Date of Award


Document Type


Degree Name



Systems Engineering

Committee Chair

Dr. Robert Cloutier, Ph.D.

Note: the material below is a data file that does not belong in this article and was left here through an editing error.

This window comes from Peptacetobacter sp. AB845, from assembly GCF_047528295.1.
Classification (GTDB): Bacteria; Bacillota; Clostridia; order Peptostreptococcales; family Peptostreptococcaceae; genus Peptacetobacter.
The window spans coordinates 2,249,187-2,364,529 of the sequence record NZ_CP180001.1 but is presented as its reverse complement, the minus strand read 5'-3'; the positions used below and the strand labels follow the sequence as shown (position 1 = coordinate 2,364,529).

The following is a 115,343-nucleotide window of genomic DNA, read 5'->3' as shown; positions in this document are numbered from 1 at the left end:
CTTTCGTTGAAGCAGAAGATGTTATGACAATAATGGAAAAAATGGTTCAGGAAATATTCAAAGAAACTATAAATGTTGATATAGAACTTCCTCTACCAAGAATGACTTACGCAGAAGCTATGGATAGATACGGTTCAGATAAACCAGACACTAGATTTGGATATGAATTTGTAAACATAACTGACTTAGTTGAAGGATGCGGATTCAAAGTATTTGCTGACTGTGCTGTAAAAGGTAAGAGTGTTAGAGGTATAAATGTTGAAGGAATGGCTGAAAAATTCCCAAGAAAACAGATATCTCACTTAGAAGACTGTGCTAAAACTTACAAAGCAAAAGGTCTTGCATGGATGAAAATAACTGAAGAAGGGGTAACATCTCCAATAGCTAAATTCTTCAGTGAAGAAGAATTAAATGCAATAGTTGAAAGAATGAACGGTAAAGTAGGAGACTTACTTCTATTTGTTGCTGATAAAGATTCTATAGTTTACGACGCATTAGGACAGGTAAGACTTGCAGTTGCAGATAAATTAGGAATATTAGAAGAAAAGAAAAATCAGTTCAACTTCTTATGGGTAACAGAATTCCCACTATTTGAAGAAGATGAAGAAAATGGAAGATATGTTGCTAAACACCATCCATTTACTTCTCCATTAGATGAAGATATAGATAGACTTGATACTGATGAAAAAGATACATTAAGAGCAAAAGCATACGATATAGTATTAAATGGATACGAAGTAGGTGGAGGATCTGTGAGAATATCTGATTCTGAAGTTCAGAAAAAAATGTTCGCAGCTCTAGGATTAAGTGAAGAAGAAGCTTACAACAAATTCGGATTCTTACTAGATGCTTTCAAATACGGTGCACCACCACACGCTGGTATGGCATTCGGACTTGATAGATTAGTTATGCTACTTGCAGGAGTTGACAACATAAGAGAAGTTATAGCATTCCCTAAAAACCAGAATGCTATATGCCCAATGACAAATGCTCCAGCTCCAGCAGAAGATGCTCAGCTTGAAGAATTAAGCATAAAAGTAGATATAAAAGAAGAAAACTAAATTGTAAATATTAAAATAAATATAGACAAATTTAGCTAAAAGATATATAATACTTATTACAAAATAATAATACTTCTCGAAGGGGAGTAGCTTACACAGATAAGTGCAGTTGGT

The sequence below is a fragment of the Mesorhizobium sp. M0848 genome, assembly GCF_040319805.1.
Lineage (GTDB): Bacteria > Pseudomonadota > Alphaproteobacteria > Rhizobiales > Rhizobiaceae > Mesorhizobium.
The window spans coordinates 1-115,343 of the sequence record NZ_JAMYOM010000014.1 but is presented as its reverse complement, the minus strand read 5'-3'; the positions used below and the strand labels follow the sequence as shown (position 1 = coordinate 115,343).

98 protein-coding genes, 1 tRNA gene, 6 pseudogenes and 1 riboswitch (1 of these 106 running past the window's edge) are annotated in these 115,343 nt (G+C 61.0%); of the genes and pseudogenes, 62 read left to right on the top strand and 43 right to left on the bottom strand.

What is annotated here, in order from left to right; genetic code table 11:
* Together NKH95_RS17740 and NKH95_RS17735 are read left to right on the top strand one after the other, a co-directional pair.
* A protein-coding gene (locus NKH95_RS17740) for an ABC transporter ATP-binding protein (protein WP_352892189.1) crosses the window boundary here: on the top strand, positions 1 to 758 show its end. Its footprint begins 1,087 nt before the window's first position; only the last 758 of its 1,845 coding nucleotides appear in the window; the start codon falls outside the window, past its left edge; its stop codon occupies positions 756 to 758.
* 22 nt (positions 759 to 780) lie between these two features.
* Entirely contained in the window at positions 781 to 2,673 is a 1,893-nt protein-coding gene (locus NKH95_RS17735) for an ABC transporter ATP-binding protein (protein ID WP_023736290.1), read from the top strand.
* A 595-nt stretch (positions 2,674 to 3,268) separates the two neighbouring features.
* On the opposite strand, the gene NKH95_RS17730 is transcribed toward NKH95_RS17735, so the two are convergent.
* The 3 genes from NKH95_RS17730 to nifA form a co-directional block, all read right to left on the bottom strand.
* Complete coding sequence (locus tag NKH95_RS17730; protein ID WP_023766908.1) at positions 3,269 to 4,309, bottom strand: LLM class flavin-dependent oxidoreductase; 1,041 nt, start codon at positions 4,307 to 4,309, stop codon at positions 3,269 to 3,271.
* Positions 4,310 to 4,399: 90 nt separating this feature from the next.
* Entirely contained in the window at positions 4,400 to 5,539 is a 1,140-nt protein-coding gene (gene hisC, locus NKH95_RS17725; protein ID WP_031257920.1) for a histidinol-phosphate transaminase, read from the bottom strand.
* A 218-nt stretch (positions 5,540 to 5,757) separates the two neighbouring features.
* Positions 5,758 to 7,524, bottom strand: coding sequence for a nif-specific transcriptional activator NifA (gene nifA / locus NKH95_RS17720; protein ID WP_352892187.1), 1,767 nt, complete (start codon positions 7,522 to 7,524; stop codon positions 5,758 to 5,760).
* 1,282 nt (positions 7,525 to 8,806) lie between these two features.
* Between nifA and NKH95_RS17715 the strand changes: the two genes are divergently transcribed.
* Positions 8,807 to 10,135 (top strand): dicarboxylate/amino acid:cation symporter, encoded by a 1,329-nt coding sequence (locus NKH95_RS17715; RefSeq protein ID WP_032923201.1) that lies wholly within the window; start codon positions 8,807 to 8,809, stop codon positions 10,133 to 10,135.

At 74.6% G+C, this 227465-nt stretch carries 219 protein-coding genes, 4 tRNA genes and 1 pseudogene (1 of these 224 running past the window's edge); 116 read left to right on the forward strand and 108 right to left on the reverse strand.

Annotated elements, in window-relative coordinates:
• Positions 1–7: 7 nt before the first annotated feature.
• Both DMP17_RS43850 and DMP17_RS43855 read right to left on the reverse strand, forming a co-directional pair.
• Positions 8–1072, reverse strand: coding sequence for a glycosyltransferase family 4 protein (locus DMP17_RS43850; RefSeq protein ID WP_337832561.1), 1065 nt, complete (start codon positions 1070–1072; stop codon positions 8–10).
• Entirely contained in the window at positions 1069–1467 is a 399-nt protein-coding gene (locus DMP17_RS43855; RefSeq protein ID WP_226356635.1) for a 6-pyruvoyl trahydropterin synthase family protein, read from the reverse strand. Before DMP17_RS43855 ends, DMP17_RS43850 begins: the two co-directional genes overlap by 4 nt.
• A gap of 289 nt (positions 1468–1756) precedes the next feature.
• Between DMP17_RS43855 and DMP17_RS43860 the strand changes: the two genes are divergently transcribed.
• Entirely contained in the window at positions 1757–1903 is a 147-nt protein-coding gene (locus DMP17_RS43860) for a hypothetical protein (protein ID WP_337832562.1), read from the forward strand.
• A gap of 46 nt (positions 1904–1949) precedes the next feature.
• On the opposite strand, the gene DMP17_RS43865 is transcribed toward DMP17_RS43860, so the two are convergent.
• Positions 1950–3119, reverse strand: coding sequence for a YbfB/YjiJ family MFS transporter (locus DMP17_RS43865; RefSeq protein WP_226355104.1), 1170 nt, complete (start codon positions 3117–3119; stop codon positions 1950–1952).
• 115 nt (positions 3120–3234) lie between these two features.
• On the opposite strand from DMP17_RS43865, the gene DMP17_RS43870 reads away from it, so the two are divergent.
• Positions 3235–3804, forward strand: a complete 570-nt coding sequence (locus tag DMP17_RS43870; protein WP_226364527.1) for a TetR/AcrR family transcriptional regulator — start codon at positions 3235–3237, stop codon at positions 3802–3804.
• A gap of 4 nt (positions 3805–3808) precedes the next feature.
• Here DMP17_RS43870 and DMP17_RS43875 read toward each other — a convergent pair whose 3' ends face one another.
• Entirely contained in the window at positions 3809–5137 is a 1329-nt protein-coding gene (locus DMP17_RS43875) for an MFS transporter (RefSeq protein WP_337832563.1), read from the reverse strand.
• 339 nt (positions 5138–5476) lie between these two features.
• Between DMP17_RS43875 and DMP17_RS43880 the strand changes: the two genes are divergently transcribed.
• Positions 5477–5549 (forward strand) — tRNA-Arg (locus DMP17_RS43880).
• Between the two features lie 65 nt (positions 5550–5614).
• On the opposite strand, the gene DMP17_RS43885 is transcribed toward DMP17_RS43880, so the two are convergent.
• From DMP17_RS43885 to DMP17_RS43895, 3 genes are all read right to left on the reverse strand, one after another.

Cities are set to become highly interconnected and coordinated environments composed of emerging technologies meant to alleviate or resolve some of the daunting issues of the 21st century such as rapid urbanization, resource scarcity, and excessive population demand in urban centers. These cybernetically-enabled built environments are expected to solve these complex problems through the use of technologies that incorporate sensors and other data collection means to fuse and understand large sums of data/information generated from other technologies and its human population. Many of these technologies will be pivotal assets in supporting and managing capabilities in various city sectors ranging from energy to healthcare. However, among these sectors, a significant amount of attention within the recent decade has been in the transportation sector due to the flood of new technological growth and cultivation, which is currently seeing extensive research, development, and even implementation of emerging technologies such as autonomous vehicles (AVs), the Internet of Things (IoT), alternative xxxvi fueling sources, clean propulsion technologies, cloud/edge computing, and many other technologies. Within the current body of knowledge, it is fairly well known how many of these emerging technologies will perform in isolation as stand-alone entities, but little is known about their performance when integrated into a transportation system with other emerging technologies and humans within the system organization. This merging of new age technologies and humans can make analyzing next generation transportation systems extremely complex to understand. Additionally, with new and alternative forms of technologies expected to come in the near-future, one can say that the quantity of technologies, especially in the smart city context, will consist of a continuously expanding array of technologies whose capabilities will increase with technological advancements, which can change the performance of a given system architecture. Therefore, the objective of this research is to understand the system architecture implications of integrating different alternative fueling infrastructures with autonomous bus (AB) fleets in the transportation system within a closed sociotechnical environment. By being able to understand the system architecture implications of alternative fueling infrastructures and AB fleets, this could provide performance-based input into a more sophisticated approach or framework which is proposed as a future work of this research.